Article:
In Nick Payne’s intriguing play Constellations, at the Geffen Playhouse through July 16, a multiverse that allows the existence of every option we choose, or don’t choose, is deftly portrayed by two actors who keep shifting into different realities, showing us possibilities created by their decisions and indecisions.
On a beautifully minimal stage defined by floating light orbs and the occasional piece of furniture– a sofa, chair or bench– we see a couple’s lives unfold from their meeting to their possible last months together. But the trajectory of their story is not linear.
Instead, we see them meet several times in different realities, in some of which he is involved with someone else, and one in which they connect. But all of these realities exist in parallel universes.
We understand that this is what’s happening because Marianne, a quantum physicist (Ginnifer Goodwin), explains the multiverse idea to Roland, a beekeeper (Allen Leech). Through her narration, we learn how string theory bridges two scientific versions of reality but allows for the existence of many potential realities.
Romantic sparks fly amid the science, however. Goodwin as the intelligent, idiosyncratic Marianne is stellar. In an interview she gave during rehearsals, Goodwin describes stalking director Giovanna Sardelli in order to secure the part because she was so enthralled by the play. She certainly brings emotional authenticity and liveliness to her character, on which so much of the poignant impact of the play depends.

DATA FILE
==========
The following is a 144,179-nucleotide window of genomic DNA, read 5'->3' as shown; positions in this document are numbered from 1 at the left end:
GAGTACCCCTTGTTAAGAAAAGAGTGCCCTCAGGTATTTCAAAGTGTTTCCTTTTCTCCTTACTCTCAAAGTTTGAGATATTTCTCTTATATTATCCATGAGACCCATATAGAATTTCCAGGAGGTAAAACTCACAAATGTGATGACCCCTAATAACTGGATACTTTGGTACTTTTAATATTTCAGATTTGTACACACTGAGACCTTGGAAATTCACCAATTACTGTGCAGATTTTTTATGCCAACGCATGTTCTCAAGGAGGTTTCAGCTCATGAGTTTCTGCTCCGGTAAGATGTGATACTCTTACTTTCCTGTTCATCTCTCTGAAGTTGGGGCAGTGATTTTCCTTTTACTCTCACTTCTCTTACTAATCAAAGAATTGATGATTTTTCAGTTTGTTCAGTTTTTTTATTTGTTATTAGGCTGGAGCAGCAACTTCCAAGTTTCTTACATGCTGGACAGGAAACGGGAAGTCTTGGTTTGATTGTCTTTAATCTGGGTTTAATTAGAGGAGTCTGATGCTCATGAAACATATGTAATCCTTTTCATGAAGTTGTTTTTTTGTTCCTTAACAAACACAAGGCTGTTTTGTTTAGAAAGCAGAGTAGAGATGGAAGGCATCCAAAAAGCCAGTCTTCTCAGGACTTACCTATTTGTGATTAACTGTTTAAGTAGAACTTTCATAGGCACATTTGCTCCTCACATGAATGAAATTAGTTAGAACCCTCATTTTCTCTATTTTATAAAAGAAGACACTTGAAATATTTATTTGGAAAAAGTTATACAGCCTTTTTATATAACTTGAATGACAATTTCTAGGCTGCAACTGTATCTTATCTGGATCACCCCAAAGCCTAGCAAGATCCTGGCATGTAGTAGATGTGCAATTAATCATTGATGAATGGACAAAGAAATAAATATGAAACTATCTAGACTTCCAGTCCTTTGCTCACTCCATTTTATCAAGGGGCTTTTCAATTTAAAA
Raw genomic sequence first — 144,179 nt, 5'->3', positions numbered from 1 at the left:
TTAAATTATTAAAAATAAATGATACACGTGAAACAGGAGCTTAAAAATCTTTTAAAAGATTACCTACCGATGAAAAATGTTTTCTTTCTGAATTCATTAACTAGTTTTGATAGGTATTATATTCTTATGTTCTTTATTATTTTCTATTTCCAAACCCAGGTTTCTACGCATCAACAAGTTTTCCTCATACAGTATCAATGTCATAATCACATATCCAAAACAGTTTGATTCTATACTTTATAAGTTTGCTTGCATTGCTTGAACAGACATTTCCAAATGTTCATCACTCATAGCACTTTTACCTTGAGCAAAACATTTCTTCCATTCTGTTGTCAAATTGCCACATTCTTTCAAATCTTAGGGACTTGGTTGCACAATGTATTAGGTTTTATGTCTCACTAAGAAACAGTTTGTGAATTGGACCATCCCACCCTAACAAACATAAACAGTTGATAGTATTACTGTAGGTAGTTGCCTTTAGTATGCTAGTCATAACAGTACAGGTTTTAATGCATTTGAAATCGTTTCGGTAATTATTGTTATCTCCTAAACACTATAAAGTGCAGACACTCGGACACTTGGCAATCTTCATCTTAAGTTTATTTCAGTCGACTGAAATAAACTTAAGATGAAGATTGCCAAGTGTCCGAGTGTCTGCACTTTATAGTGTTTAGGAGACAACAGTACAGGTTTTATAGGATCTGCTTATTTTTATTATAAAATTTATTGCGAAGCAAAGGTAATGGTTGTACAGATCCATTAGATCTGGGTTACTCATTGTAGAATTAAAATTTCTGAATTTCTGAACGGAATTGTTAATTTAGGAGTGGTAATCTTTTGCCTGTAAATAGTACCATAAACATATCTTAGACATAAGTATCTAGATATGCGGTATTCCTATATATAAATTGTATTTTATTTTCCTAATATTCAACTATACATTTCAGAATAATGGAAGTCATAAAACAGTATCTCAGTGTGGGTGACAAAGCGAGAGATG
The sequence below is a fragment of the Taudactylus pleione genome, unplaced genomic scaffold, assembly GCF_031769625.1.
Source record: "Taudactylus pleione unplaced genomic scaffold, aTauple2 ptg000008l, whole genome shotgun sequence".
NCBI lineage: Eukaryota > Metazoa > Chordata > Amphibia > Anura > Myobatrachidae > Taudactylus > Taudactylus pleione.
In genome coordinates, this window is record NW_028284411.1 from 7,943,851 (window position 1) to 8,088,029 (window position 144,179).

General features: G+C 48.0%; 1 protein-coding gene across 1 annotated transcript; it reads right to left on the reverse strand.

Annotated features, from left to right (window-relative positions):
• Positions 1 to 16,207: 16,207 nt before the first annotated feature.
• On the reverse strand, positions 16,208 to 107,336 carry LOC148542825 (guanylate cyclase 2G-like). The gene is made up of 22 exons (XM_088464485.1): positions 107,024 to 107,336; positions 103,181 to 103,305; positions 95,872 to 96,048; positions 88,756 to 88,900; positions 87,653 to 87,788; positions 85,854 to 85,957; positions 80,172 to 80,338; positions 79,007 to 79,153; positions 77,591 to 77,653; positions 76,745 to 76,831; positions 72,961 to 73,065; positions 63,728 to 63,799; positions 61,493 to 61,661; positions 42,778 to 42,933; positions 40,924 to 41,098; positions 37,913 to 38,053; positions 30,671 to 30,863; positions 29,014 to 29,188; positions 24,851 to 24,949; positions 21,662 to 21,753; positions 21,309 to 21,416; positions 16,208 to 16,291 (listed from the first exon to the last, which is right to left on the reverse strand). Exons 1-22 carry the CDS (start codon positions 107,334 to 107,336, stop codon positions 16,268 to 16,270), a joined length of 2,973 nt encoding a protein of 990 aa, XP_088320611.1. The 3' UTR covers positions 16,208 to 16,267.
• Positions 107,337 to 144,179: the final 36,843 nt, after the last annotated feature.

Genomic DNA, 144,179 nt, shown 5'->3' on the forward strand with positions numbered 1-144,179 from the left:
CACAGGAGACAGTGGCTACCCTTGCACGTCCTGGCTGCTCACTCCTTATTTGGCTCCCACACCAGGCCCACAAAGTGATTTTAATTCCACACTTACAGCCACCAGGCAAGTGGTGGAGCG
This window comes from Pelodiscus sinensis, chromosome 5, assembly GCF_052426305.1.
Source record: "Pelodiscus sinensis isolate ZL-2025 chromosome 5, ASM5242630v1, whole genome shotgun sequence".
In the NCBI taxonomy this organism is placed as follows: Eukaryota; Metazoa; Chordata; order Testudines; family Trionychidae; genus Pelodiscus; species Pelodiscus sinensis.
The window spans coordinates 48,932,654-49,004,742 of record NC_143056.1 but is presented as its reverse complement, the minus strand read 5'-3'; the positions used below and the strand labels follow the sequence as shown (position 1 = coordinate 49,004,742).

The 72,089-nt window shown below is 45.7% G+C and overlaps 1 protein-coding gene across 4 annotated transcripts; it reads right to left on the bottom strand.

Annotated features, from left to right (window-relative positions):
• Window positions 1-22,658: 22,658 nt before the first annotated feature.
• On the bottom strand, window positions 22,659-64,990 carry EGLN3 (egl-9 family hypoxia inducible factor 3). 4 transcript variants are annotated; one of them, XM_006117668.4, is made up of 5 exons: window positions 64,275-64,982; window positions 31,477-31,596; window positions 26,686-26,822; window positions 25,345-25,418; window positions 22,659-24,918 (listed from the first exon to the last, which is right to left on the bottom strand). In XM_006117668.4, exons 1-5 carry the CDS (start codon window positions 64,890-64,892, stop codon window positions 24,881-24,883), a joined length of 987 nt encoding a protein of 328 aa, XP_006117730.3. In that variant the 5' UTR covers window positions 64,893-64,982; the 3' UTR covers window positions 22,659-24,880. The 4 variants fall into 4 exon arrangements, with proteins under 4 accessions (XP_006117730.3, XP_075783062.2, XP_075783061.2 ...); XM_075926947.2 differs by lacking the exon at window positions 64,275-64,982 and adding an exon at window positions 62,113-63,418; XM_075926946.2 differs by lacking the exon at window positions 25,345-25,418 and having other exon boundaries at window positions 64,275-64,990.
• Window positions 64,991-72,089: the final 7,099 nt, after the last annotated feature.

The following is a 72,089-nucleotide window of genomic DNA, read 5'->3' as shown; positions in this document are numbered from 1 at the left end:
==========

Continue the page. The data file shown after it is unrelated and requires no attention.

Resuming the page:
And Leech as the kind and caring Roland is a perfect complement. Best known for his role as Tom in the British television series Downton Abbey, Leech follows Goodwin’s lead, reacting to her emotional turns in each scene marking pivotal moments in their relationship, from infidelity to a devastating illness that affects her speech.
Direction by Sardelli is superb. The characters’ transitions through different scenarios are marked by sound effects and lighting shifts, with the hanging orbs illuminated in changing colors or no color at all. We see the characters living different versions of themselves but are never lost or confused. Their compelling story materializes from the fragments of potential stories that exist across universes, and we ultimately feel the effect of decisions made and not made, and the importance of having at least the illusion of choice.
Payne’s writing is precise, emotionally evocative and often very humorous. It’s hard to imagine this intense and inventive story delivered as effectively in a medium other than live theatre. Through this engaging production, we come to realize that in the amount time we have, each choice we make (or don’t make) has the power to change the universe.
Constellations continues at the Geffen Playhouse, 10886 Le Conte Ave., L.A., through July 16, with performances Tuesdays through Fridays at 8pm, Saturdays at 3pm and 8pm, and Sundays at 2pm and 7pm. Tickets are $32-$90. For tickets and information, call the box office at (310) 208-5454 or visit geffenplayhouse.org.